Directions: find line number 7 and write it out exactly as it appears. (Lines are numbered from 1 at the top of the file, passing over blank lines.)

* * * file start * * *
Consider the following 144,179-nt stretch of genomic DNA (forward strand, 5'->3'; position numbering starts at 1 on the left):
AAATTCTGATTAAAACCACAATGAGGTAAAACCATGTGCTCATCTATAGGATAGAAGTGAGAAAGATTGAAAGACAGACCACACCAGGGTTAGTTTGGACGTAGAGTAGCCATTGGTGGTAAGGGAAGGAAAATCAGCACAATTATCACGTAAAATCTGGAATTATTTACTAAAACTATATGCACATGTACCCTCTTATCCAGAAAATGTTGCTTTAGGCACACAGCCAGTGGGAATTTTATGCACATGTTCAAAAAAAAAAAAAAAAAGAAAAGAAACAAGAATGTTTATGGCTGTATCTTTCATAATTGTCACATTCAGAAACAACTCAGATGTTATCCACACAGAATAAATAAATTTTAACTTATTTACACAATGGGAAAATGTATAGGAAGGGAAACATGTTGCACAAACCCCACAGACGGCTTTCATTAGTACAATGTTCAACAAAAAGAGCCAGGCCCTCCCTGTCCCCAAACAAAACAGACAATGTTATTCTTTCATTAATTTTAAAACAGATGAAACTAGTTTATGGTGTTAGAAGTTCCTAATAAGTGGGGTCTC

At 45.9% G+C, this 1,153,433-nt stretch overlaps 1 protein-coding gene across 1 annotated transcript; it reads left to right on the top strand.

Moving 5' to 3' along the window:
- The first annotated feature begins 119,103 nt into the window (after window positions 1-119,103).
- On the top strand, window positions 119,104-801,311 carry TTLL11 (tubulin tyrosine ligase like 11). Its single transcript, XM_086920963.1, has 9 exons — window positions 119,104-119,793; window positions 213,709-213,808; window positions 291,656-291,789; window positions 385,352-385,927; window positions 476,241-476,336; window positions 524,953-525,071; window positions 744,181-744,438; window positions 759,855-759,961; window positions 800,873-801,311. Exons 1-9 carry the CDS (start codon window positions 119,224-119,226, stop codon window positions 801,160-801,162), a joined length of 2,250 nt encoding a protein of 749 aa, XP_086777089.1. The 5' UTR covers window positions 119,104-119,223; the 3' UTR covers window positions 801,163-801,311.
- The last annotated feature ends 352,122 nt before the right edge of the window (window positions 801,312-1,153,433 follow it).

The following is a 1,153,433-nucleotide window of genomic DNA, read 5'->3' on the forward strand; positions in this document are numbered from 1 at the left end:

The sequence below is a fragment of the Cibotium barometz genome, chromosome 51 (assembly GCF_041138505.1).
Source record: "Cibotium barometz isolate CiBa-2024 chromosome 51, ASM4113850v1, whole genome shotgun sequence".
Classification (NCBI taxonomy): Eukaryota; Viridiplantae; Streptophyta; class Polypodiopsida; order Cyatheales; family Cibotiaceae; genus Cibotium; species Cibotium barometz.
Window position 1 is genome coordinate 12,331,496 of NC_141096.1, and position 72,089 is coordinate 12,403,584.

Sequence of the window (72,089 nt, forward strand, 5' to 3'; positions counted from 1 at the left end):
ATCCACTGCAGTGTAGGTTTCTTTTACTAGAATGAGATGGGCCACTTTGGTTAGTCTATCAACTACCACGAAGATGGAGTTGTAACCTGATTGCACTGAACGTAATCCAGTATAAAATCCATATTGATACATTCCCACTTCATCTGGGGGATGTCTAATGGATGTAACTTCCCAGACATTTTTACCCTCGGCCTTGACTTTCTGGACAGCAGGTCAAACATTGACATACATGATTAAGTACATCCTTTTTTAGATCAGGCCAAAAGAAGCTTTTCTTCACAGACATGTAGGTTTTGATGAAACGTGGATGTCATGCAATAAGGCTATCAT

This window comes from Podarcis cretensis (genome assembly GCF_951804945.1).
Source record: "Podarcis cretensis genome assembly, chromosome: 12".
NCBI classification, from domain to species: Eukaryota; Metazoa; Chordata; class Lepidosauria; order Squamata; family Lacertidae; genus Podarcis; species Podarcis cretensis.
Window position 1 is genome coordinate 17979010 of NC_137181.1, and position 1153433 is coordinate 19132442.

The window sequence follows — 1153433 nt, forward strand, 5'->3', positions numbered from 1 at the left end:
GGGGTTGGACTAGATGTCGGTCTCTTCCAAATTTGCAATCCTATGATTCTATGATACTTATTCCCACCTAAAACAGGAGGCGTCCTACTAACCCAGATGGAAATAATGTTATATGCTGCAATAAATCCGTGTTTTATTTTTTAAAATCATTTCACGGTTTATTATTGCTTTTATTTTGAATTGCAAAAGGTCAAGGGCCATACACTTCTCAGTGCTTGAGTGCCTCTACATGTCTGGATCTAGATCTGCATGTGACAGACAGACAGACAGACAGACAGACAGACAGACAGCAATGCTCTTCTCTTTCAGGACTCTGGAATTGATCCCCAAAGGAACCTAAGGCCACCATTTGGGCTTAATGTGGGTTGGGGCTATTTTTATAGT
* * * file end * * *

- The last annotated feature ends 352,122 nt before the right edge of the window (window positions 801,312-1,153,433 follow it).